0 | 0.11 |

30 | 0.108 |

45 | 0.105 |

60 | 0.102 |

90 | 0.096 |

120 | 0.090 |

180 | 0.083 |

The stiffness factor (EI) in equation-1 represent the influence of sewer sanitary pipe inherent stiffness on deflection and the effect of passive pressure on the sides of sewer sanitary pipe is represented in the equation-1 by the term 0.061E’.

One should be aware that the soil reaction modulus values provided in Table-1 are average and hence there are fifty percent chance that calculated deflection is smaller than the actual deflection. So, it is recommended to use 75% of the values provided in Table-1 to compute maximum deflection.

It is mandatory to practice great care during bedding and initial backfill because the ability of the pipe to maintain its original shape and integrity are dependent on the determination, placement, and compaction of the soil around the sanitary sewer pipe.

It is recommended to choose cohesionless or granular material as a backfill material because it provides satisfactory shear property. In contrary, cohesive material should be prevented since it cannot be compacted properly due to space restrictions.

The occurrence of ground water table changes at soil-pipe envelope should be avoided, because it leads to fine grain soil movement into the granular material and probably sidewall supports would be endangered and possibly lost.

**Loads on Flexible Plastic Pipe**

Conservatively, the load on flexible pipes may be assumed to be the entire load of the prism over the pipe and the following equation can be used to compute it:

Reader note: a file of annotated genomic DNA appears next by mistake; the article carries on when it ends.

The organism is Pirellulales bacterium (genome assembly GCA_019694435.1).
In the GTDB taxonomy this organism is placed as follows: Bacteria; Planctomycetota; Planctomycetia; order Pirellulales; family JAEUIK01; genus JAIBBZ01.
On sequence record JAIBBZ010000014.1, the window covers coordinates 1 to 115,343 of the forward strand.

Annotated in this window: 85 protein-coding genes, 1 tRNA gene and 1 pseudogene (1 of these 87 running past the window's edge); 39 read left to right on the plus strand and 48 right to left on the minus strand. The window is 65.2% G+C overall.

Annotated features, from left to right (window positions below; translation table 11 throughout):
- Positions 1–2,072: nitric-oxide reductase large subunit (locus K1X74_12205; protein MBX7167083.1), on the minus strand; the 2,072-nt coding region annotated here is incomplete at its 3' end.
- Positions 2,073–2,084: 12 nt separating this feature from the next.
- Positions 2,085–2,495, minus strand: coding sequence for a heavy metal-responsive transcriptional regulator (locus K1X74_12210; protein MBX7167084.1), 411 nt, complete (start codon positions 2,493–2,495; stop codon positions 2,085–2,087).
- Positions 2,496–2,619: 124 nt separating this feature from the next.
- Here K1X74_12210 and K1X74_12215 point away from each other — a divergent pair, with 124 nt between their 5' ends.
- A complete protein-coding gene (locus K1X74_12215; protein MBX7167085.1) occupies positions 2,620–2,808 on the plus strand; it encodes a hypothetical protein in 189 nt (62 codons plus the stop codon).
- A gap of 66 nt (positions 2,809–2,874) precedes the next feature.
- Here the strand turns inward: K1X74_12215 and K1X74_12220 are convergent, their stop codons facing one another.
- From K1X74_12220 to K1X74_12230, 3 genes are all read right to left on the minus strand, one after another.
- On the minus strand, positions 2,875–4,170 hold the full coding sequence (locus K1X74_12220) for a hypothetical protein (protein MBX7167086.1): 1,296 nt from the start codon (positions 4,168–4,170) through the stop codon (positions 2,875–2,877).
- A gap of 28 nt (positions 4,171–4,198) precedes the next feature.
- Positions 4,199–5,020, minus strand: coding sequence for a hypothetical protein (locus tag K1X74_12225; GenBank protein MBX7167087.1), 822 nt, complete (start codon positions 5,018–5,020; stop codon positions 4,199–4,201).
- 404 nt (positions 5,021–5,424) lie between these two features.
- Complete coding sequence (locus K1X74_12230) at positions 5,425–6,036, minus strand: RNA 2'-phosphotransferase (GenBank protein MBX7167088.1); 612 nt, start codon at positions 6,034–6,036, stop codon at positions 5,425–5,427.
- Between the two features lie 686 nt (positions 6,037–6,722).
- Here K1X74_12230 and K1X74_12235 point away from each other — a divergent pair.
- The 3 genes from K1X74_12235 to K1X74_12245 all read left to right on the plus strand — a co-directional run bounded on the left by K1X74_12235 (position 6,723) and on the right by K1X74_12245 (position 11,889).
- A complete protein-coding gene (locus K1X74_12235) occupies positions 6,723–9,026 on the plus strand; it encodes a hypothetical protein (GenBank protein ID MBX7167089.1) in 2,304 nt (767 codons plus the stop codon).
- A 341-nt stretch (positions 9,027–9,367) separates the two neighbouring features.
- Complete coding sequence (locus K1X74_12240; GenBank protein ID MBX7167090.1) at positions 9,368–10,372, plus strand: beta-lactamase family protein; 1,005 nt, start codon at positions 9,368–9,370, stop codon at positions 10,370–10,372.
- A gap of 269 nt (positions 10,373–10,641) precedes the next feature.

*W _{d}=HwB_{c}* -> Equation-2

The above design method for flexible sewer sanitary pipe is a general method. Different flexible pipes have different specific properties. Therefore, each flexible pipe type may require more design details which should be considered for the pipe under considerations.

So, design procedure for each sewer sanitary pipe type will be provided briefly in the following sections:

**Design of Thermoplastic Flexible Sewer Pipes **

There are three types of thermoplastic pipes namely ABS, PE, and PVC which are all influenced by temperature. Low temperature would increase thermoplastic pipe stiffness and brittleness as well but high temperature declines rigidity of the pipe and increase the resistance against impacts.

Another factor to be considered is the pipe stress cracking due to concentrated oxidizing agents, organic chemicals, and oils, fats, and waxes.

Therefore, thermoplastic pipes should be handled properly in low temperature environment and its applications may be reviewed when chemical concentration is high.

**Thermoplastic Pipe Stiffness**

Pipe stiffness may be estimated using parallel plate loading test. The following equation is used to calculate pipe stiffness:

**Where:**

*F*: force per unit length

: pipe deflection

*E*: elastic modulus

*r*: mean pipe radius

**I=t ^{3}?12 ->Equation-4**

Where: *t* is the pipe thickness

Pipe stiffness factor (SF), which is plugged into equation-1 to compute field deflection under earth load, may be calculated using the following expression:

**Thermoplastic Pipe Analysis Methods **

In the analysis of thermoplastic pipes, it is necessary to examine and check values that involve pipe deflection, pipe stiffness, hydrostatic wall buckling, wall crushing strength, wall strain cracking and ring buckling strength.

**Reinforced Thermosetting Resin or Fiberglass Pipe**

It is designed according to the American National Standards Institute. The basis of the design is that the pipe behavior conduit under internal pressure and external loading is like flexible.

There are certain conditions that should be specified prior to the structural design computations.

These conditions include pipe size, surge pressure, working pressure, soil conditions, pipe lying conditions, cover depth, vehicular traffic load.

**Read More:**

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**Direct Design of Concrete Pipes for Sewer Sanitary**

**Marston-Spangler Load Analysis Theory for Sewer Sanitary System**